Car Finance Jargon Buster
Annual Percentage Rate (APR)
The APR shows the annual cost of a finance agreement over and above the amount you have borrowed. The APR will include interest rate charges and any other fees included in the agreement, such as administration fees or option to purchase fees. By law, the APR must be shown on relevant documentation presented to customers in showrooms or sent to them to them to enable them to make an informed decision. You can use the APR to compare the cost of different finance products.
This is the agreed interest rate charged on the finance agreement and is charged annually. Dealers will sometimes quote a monthly or annual flat rate, but you should always ask for the Annual Percentage Rate (APR), which more accurately describes the true cost of the finance. The flat interest rate does not include other charges like any administration fees or any option to purchase fees.
This means the same interest rate is charged for the duration of the agreement. This mean the customer’s monthly repayments will not alter. Ideal for the budget conscious consumer.
This means that the interest rate can go up or down depending on the Bank of England’s base interest rate or any LIBOR rate changes during the term of your finance agreement. This type of finance agreement is more common in the mortgage or secured loan markets. Very seldomly used the motor finance marketplace.
A credit agreement is a legally binding contract between the customer and the finance company that is either signed in the showroom on printed documents or signed electronically at home or work. It must include details of the loan amount, the term, rates of interest, other charges and your rights and responsibilities for the duration of the agreement. You will receive a copy of the agreement you have entered including the terms and conditions.
Hire purchase (HP) is a popular car finance product. When taking out an HP agreement, you pay an initial deposit, then a fixed monthly repayment over a set number of months. Although you become the ‘registered keeper’ of the car, you are only hiring it and you don’t actually own it until you have made the final repayment (including any administration or option to purchase fee).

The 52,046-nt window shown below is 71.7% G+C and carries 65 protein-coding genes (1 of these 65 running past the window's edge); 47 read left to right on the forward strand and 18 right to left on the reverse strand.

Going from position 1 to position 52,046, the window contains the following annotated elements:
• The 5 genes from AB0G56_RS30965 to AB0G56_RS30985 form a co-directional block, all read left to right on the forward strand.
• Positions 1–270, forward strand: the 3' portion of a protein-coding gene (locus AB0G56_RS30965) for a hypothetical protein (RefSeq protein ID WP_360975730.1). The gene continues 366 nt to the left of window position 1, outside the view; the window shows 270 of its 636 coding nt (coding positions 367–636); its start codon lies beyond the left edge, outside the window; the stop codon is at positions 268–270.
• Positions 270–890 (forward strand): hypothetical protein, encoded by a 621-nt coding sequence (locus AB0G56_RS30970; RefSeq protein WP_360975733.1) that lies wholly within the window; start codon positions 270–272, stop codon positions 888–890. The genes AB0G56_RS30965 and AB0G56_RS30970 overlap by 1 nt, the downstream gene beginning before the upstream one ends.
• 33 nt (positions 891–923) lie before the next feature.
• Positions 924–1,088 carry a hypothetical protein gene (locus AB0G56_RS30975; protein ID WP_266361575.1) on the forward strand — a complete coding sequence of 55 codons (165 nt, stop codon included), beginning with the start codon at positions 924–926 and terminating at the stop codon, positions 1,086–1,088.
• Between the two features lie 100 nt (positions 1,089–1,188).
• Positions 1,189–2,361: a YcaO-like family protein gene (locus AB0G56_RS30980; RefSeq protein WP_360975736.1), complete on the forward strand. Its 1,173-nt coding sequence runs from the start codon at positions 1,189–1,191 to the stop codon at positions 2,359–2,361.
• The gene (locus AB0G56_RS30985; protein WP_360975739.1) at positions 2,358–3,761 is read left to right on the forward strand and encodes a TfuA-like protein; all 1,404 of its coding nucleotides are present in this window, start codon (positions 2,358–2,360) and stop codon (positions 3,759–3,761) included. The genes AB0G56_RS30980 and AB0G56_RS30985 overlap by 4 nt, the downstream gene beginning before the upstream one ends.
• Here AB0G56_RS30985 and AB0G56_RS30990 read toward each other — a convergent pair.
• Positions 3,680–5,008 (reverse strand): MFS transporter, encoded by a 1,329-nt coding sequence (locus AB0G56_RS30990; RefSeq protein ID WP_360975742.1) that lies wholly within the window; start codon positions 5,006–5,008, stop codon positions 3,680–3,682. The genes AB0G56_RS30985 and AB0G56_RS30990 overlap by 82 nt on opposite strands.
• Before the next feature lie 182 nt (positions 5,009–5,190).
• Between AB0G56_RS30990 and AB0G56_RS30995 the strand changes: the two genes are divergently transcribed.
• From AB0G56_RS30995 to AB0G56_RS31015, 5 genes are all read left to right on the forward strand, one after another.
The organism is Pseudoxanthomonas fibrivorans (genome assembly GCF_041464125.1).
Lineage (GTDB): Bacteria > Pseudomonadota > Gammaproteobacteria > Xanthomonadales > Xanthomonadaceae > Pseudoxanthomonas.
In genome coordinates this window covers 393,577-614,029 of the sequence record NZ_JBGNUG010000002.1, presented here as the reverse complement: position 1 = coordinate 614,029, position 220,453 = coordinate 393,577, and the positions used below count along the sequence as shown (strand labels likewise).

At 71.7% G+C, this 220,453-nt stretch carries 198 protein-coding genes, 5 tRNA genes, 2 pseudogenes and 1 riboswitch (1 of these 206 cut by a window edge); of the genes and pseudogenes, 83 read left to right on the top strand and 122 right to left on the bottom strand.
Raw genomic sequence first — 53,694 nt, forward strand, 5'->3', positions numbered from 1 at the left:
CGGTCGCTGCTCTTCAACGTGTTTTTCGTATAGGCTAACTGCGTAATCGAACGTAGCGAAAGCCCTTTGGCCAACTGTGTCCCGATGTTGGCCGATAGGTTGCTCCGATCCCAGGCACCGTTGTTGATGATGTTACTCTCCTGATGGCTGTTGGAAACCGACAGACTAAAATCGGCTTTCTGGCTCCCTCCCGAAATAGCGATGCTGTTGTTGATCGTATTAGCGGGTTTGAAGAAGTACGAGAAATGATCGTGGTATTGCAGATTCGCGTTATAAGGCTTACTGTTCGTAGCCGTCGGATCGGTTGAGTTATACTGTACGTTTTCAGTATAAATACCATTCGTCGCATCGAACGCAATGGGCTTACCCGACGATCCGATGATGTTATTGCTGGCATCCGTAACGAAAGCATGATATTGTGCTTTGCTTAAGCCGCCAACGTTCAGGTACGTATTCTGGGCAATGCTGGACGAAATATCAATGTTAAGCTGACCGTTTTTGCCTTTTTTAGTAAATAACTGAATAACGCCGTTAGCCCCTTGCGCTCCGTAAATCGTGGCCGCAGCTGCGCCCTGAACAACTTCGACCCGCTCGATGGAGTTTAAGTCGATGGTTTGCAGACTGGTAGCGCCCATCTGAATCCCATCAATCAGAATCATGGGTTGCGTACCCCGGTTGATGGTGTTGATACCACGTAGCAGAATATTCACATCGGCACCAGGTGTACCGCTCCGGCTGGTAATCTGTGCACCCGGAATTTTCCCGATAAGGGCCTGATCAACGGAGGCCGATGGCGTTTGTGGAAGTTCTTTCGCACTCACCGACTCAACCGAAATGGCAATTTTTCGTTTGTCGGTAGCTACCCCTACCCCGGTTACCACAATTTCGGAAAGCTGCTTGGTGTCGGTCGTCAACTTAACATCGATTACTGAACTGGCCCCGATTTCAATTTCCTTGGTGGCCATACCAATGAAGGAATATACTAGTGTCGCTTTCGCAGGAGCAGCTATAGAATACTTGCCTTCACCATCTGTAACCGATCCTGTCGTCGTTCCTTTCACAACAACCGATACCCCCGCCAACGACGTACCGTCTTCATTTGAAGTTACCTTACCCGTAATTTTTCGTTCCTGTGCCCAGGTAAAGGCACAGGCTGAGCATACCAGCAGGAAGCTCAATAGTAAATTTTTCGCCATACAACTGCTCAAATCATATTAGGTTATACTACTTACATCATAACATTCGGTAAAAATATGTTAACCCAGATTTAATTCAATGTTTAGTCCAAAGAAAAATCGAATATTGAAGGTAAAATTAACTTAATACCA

Personal Contract Purchase
Personal Contract Purchase (PCP) is a form of hire purchase agreement, which includes a voluntary “balloon” payment at the end. This final amount represents the future residual value of the car, based on the age of the vehicle at the end of the agreement and the forecast mileage. If you exceed the agreed forecasted mileage there will be an excess mileage charge per mile to pay to the finance company that is clearly stated in the PCP agreement.
Monthly repayments are generally lower under a PCP agreement than a comparable HP agreement because of this deferred amount. With this type of agreement, payment of the future value of the car is optional. it must be paid if you wish to own the car outright, but you could simply decide to hand the keys back and start another agreement for a different vehicle.
A balloon payment is the lump sum that is deducted from the vehicle price (also known as a Guaranteed Minimum Future Value or a Guaranteed Future Value) deferred to the end of a finance agreement in Personal Contract Purchases, Lease Purchases or similar agreements. It completes the finance agreement and allows you to take ownership of the car once any option to purchase fee has been paid to the lender. You may be obliged to pay a balloon payment under some agreements, while it is optional under others – so be sure to check which type of agreement best serves your needs.
Guaranteed Minimum Future Value
This is where a part of the total cost of the car is deferred until the end of the contract. The forecast value of the car is assessed by the finance company at the beginning of the agreement. This is known as the Guaranteed Minimum Future Value or Guaranteed Future Value
In agreements such as Personal Contract Purchase, it is important to be realistic with your estimates of how many miles you expect to cover each year as this will help determine the GMFV (as well as the length of the agreement). There are also mileage penalties to pay if you exceed the agreed mileage at the end of the agreement.
Option to purchase fee
An additional fee at the end of some finance agreements (such as hire purchase or PCP agreements) which, once paid, transfers ownership of the car from the finance company to the customer.
This is the length of time over which you agree to repay the amount of finance you have borrowed.
Credit rating / Credit score
A part of the scoring system used by finance companies when they obtain information stored on credit information bureaus such as Experian, Equifax or Trans Union to enable them to decide the rate of interest to charge you based on the perceived risk they see in you.
GAP insurance (Guaranteed Asset Protection) /RTI (Return to Invoice)
If your car is involved in an accident, your insurer will only pay for its current market value. GAP insurance can help cover the difference between the market value of the car and the amount of outstanding finance under your credit agreement (Finance GAP), or the original purchase price of the car (Return to Invoice GAP). There are various types of GAP insurance on the market, so shop around and choose a product that best suits your needs.